Norwich Castle

Staff foil smash-and-grab rhino horn raid

Rebecca Atkinson, 22.02.2012
Norwich Castle will now replace horn with replica
Staff and a group of visiting curators foiled the attempted theft of a rhino head at Norwich Castle earlier this week, as demand for horn continues to pose security concerns.

Four men entered the castle during visiting hours on Monday and smashed open a display case to remove the head. They then attempted to run out of the gallery carrying the head between them but were tripped up by a member of staff, causing them to drop it.

A group of visiting curators from the University Museum of Zoology in Cambridge, who were being shown around the galleries at the same time, and other members of staff at the castle also managed to slow down their progress.

The gang then exited the castle and escaped in a waiting get-away car.

Vanessa Trevelyan, head of museums for Norfolk Museums and Archaeology Service, said the castle was “very fortunate” not to have lost the rhino head.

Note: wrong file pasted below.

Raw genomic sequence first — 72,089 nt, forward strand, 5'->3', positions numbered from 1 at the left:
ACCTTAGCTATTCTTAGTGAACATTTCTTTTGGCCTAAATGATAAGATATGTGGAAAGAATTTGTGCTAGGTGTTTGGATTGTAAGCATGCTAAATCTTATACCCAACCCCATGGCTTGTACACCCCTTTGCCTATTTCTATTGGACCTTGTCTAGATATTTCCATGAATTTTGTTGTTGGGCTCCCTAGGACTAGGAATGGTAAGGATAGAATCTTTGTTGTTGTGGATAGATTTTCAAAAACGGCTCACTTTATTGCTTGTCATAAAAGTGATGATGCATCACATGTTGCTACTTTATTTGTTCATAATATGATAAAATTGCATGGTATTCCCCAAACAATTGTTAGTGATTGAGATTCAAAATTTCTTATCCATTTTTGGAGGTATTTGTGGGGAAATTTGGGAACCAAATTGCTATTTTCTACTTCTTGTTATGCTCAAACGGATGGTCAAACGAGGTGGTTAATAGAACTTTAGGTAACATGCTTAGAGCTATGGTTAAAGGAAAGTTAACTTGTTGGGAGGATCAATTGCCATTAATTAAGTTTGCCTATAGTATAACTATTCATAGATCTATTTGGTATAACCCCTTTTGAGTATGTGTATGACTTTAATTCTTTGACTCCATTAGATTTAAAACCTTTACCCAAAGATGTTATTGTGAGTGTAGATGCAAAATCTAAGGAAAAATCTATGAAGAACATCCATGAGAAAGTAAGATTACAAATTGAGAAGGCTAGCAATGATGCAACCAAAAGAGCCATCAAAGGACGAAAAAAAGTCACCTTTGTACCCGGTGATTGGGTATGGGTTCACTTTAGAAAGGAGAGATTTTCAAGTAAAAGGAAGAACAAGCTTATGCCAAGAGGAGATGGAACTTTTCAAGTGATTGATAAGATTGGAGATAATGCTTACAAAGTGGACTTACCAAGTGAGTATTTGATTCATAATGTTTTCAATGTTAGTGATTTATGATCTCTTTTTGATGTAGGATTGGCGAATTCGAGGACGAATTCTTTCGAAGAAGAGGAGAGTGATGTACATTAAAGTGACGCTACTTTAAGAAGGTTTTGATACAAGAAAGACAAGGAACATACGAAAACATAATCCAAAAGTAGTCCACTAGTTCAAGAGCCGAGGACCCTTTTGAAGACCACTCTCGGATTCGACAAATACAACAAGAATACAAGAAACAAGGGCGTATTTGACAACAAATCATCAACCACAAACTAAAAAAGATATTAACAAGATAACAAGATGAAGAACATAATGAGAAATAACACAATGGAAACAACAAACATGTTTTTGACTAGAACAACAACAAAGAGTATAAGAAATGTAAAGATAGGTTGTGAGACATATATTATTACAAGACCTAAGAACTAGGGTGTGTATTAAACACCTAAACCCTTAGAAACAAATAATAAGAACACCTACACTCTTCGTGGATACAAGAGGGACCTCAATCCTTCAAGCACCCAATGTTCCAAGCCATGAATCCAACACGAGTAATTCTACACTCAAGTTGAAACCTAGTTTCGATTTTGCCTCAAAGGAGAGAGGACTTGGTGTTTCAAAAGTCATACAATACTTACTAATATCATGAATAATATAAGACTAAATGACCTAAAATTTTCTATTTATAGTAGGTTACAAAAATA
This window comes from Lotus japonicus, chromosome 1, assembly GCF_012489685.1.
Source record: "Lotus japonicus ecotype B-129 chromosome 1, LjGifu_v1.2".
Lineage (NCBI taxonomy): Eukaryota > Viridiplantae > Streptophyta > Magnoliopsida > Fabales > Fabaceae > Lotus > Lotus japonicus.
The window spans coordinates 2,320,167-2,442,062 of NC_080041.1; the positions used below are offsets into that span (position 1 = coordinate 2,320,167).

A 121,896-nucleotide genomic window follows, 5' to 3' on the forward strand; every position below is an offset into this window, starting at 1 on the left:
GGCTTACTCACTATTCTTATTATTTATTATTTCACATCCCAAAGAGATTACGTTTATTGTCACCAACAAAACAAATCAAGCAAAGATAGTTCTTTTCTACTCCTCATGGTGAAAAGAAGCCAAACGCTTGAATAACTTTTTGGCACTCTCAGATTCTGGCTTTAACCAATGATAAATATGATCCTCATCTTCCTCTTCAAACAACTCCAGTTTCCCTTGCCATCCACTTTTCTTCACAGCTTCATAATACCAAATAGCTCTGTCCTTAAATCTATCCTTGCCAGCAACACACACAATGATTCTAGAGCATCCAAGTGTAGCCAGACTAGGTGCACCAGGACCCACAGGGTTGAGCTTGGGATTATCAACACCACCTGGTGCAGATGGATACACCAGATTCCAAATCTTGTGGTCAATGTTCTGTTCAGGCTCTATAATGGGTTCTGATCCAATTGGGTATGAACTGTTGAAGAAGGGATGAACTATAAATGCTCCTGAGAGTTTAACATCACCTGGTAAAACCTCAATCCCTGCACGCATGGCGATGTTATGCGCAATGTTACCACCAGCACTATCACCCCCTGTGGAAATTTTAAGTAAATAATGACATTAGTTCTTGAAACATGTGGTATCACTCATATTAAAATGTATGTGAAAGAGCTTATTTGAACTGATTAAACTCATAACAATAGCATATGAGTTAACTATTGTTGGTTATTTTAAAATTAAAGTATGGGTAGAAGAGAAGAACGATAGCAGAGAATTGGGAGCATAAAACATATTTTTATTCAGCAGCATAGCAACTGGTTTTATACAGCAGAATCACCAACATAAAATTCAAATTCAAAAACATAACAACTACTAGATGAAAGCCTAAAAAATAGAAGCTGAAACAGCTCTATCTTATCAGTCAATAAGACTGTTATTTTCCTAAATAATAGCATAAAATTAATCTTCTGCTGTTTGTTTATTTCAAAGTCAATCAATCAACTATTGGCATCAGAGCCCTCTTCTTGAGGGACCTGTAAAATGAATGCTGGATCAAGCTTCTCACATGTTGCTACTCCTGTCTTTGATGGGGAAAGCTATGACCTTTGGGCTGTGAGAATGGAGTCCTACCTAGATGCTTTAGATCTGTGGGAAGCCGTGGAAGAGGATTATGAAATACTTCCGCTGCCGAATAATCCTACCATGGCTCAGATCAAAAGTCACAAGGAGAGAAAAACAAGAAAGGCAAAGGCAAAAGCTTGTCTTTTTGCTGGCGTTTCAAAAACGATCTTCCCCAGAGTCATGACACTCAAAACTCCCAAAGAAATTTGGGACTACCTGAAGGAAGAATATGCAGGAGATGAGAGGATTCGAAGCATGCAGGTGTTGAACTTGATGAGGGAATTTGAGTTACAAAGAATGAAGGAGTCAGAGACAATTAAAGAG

Norwich Castle has recently increased its night-time security and its CCTV systems. But it has now decided to remove the horn from display and replace it with a clearly marked replica.

“I have reiterated to staff that they should not put themselves in harm’s way but clearly when curators see the collection disappearing through the door then adrenaline kicks in,” Trevelyan said. “We will now review our security to see if there is anything else we could be doing.”

Police were informed of the incident and have taken CCTV footage and forensic evidence for investigation.

The commercial value of rhino horn has soared in recent years fuelled by demand from Asia where it is used it in traditional medicines as a cure for cancer.

This has led to a rise in the illegal poaching of rhinos in the wild. There have also been more than 20 thefts of rhino horns from museums and auction houses across the UK and Europe in the past year, including a nature museum in Paris where stun gas was used to disable guards.

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